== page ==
“This Friday evening, 20 March, we saw what was, effectively, the third Budget announcement in less than ten days by the Chancellor, Rishi Sunak, in response to the COVID-19 the outbreak. The Chancellor’s aim was to deliver on his promise of 17 March to develop new forms of ‘employment support’ to help protect people's jobs and incomes through this period. He also chose to address some key operational concerns from before.
“The announcements differed from before in that they assistance was for all employers, rather than just those most affected by the social distancing policies. The Chancellor, now famous for doing things in threes, chose to act further in three areas: first to protect the income of employees who would otherwise be laid off, secondly to provide further cash flow support to businesses and thirdly to address concerns that the level of welfare was not fit for the challenges created by COVID-19.
Protecting the income of employees
In the third instalment of the Chancellor’s emergency stimulus support package, in response to the economic impact of COVID-19, additional support for employers was announced by pledging to pay the wages of employees who were not working, but still employed. It appears that, rather than laying off workers, employers will be allowed to furlough their employees, meaning that HMRC would provide 80% of their wages (capped at £2,500 per month) to the employee to pay to the furloughed employee.
Tom Evennett, EY personal tax leader, comments on today’s emergency stimulus measures announced by the Chancellor:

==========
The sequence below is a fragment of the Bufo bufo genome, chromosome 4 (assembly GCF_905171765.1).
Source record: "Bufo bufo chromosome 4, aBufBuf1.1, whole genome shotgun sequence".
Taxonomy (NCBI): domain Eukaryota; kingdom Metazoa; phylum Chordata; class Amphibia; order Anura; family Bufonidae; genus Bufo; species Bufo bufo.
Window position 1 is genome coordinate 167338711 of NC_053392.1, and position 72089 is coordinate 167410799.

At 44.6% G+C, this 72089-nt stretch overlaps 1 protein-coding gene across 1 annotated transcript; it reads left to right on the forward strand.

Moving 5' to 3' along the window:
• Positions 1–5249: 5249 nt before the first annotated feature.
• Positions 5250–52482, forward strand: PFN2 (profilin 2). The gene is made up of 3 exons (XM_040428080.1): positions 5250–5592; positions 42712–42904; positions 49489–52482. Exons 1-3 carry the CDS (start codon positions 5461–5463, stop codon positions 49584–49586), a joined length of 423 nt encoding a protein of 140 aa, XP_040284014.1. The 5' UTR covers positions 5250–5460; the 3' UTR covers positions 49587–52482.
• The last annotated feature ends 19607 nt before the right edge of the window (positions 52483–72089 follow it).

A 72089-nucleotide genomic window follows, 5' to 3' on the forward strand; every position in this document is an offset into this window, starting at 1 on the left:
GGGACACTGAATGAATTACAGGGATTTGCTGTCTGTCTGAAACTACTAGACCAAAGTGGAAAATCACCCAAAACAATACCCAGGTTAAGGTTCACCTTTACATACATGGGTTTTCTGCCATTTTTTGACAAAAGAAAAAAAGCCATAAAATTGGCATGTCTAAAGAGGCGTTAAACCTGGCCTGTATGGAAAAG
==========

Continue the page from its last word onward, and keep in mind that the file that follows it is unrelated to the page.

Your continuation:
“This will be a welcome move for employers struggling to pay their staff as well as employees who are concerned about their job security, especially as many businesses from the restaurant and leisure sectors will now be forced to close. There remains a number of elements yet to be clarified. For example, it’s not clear whether or how this payment would be subjected to National Insurance Contributions or income tax.”
Delivering cash flow support to businesses
In addition to the measures above, the Chancellor acted to give businesses more cash and let them keep their cash for longer. He extended the interest-free period of the Coronavirus Business Interruption Loan Scheme by a further six months to twelve months, as well as noting that we had improved how large and medium sized businesses could access those funds.
The Chancellor also responded positively to the many calls for making the tax “time to pay” provisions more automatic by deferring the next quarter of VAT payments to the end of the financial year, meaning that no business would pay VAT the end of June. For the self-employed, he deferred the next self-assessment payment, due in July 2020, until January 2021.
Chris Sanger added:
“This will be a welcome cashflow boost for businesses and shows that the Chancellor has listened to the concerns raised about the efforts needed to claim under the previous system. That Time to Pay scheme remains in place for other taxes and businesses may want to apply for deferral of these other taxes as well.”